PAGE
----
Wildfires are becoming more common. Fire managers often use prescribed burns to get rid of excess fuels which have accumulated on the forest floor. However, sometimes prescribed burns can go wrong and get out of control, which is what happened in Bandelier National Monument in New Mexico in 2000. This prescribed burn turned into a megafire which burned 150,000 acres adn more than 230 homes in the nearby town of Los Alamos.
These fires are very sensitive to small changes in conditions such as sudden gusts of wind, a larger or dryer patch of fuel, etc. But now, due to the new FIRETEC modeling tool developed at Los Alamos National Laboratory, prescribed fire managers can use the equivalent of a flight simulator to understand and plan for prescribed burns and the real complexities that drive fire outcome.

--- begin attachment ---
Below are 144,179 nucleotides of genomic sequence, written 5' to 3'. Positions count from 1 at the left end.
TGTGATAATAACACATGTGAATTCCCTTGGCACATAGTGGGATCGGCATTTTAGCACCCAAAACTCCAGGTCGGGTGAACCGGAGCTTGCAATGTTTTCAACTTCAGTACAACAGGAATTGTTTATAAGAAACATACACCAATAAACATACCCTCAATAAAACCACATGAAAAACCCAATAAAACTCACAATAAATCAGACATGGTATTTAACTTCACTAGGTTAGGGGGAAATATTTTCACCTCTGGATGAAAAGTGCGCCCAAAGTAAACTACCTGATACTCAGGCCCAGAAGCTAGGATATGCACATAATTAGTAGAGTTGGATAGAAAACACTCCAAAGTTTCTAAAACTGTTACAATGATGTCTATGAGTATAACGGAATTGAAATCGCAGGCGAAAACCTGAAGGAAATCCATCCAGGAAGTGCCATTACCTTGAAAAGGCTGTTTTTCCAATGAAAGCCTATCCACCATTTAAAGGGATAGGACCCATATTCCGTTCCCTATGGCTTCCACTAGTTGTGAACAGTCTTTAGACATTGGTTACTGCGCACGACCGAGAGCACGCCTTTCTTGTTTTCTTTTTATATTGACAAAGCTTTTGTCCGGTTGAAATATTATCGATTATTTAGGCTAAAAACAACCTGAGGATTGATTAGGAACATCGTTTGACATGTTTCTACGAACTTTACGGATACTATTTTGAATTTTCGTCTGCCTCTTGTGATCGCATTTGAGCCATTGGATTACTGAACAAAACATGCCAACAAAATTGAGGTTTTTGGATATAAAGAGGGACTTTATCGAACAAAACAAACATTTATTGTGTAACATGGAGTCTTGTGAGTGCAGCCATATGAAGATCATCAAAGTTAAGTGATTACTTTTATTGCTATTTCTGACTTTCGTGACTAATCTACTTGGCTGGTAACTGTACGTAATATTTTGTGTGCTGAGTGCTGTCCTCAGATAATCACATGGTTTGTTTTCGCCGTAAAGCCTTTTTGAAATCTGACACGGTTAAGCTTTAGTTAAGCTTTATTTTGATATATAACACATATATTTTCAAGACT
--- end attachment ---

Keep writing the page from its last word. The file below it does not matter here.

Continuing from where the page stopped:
NMC Affiliate Rodman Linn’s article Fighting Wildfires with Computer Models published August 27, 2019 in Scientific American, discusses the FIRETEC modeling tool developed at Los Alamos. This tool uses algorithms to help fire crews know where to set fires using prescribed burns to remove excess fuel from the forest floor.
To read the entire article see: Fighting Wildfires with Computer Models by Rodman Linn and J. Kevin Hiers.
Photo credit by Krista Schlyer, Getty Images